There has been a lot of debate and media coverage lately about the potential use of drones to surveil – perhaps even to kill – American citizens located on U.S. territory. The highlight of this was Sen. Rand Paul’s 13 hour filibuster on March 6. Ostensibly, Rand’s speech was to oppose the nomination of John Brennan as the new head of the CIA. He started his “filiblizzard” by stating “that no American should be killed by a drone on American soil without first being charged with a crime, without first being found to be guilty by a court.”
But Rand’s “dumb publicity stunt” (as labeled by a scholar at the Brookings Institution) received some interesting coverage not just for what the senator said but also for the reaction it prompted from both the left-wing and right-wing. As one New York Times headline described it, the current debate over drones “scrambles politics both left and right.” The images Sen. Paul put forth of drones hovering over American backyards and city streets armed and legally permitted to either spy or kill touched nerves across the political spectrum. (However, the legality as well as potential blowback for drone killings in general were not explored nearly enough) “How soon are we going to have drones overhead with tasers on them,” asked the Florida-based owner of the right-wing Liberty.com. Whether one is a civil libertarian or a Tea Partier, images of this possible future stirred fears of governmental overreach and the menace of an unrestrained government. Over on the right, the Times reported, “defenders of the Constitution” welcomed Paul to their “less-is-better government club” while members of Code Pink sent Rand a liberal helping of flowers and chocolate.
This rare and probably short-lived confluence of political agreement made me wonder about other examples of particular technologies eliciting some political agreement from both sides of aisle…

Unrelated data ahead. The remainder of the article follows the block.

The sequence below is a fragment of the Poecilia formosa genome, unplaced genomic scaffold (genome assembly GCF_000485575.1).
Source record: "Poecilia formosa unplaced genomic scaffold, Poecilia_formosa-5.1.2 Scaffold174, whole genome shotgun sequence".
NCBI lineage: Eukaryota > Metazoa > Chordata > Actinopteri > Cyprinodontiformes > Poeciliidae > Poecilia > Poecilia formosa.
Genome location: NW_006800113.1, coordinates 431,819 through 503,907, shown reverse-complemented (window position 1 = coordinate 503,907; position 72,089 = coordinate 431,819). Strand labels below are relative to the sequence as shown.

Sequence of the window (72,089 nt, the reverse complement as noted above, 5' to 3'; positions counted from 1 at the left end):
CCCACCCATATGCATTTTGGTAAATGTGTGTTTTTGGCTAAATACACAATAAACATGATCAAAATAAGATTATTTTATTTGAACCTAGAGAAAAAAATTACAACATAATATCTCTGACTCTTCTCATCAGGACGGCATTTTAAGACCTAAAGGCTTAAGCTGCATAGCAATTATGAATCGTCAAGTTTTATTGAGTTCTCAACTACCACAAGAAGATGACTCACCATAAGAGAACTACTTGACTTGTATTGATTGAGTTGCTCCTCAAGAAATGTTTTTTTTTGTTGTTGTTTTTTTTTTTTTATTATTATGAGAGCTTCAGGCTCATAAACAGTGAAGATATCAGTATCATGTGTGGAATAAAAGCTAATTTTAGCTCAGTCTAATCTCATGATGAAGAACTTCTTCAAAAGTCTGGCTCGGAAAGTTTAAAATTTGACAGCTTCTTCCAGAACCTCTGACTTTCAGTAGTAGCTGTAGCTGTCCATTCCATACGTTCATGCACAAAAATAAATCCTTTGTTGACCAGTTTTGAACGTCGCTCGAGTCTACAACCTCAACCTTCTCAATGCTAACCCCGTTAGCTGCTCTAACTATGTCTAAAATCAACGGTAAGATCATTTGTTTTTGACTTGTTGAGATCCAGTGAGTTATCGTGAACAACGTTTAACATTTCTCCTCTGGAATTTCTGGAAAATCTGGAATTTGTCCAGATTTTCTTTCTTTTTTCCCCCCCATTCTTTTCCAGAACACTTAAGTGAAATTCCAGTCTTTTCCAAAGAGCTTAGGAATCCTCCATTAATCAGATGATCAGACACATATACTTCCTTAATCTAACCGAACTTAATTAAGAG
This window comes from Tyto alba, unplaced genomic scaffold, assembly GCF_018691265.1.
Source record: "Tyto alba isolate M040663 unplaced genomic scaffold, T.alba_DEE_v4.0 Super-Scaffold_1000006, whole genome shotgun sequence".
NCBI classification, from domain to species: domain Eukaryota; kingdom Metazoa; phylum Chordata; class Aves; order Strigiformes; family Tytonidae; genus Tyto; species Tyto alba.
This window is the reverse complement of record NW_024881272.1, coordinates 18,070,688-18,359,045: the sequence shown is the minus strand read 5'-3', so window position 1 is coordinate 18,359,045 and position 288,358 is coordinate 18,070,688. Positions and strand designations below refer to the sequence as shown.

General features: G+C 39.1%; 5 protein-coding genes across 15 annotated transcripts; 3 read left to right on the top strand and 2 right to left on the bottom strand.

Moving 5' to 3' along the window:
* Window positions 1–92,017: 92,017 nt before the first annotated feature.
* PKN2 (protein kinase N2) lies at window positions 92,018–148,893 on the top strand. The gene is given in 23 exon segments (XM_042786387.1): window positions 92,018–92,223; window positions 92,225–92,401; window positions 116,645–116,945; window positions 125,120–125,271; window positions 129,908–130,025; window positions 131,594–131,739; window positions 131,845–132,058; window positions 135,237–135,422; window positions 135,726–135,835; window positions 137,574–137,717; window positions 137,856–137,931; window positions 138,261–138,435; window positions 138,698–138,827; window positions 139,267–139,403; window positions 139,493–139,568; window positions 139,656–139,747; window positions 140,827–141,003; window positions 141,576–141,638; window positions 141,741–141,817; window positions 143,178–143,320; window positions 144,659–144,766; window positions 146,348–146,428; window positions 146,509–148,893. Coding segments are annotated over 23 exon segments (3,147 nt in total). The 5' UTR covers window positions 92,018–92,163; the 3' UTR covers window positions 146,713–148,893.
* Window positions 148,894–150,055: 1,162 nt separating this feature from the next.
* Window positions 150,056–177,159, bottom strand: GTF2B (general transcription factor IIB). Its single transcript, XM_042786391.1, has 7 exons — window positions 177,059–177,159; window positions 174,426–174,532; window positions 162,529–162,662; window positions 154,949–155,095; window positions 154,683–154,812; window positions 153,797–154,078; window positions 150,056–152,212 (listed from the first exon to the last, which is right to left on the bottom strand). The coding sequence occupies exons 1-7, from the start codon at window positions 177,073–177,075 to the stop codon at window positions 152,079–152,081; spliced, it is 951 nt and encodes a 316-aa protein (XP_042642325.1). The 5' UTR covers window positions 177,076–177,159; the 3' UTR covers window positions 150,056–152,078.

Short for “transitional human,” the word transhuman was suggested decades earlier by Julian Huxley, a British evolutionary biologist and brother of Brave New World’s author, to reflect what would happen when humanity as a whole decided to “transcend itself” through the “zestful but scientific exploration of possibilities.”1 An essential idea among transhumanists is that new technologies might enable individuals to augment their physical and mental powers and thereby transcend inherent biological limitations. As one early advocate told a journalist in the early 1990s, “I enjoy being human but I am not content.”2
Over the next several decades, the valence of the term shifted. A key difference was that a Bernal or a Huxley imagined transformations occurring throughout society or even the entire human species. In contrast, the new transhumanism favored improving the individual via mind and body enhancement (and maintaining a legal right to do so). By the late 1990s, some transhumanists began to embrace a radical unifying concept called the “Singularity.” Its proponents gathered together a wide range of technological ideas – space exploration, nanotechnologies, life extension, artificial intelligence, biological enhancement – into a broader vision for the technological future.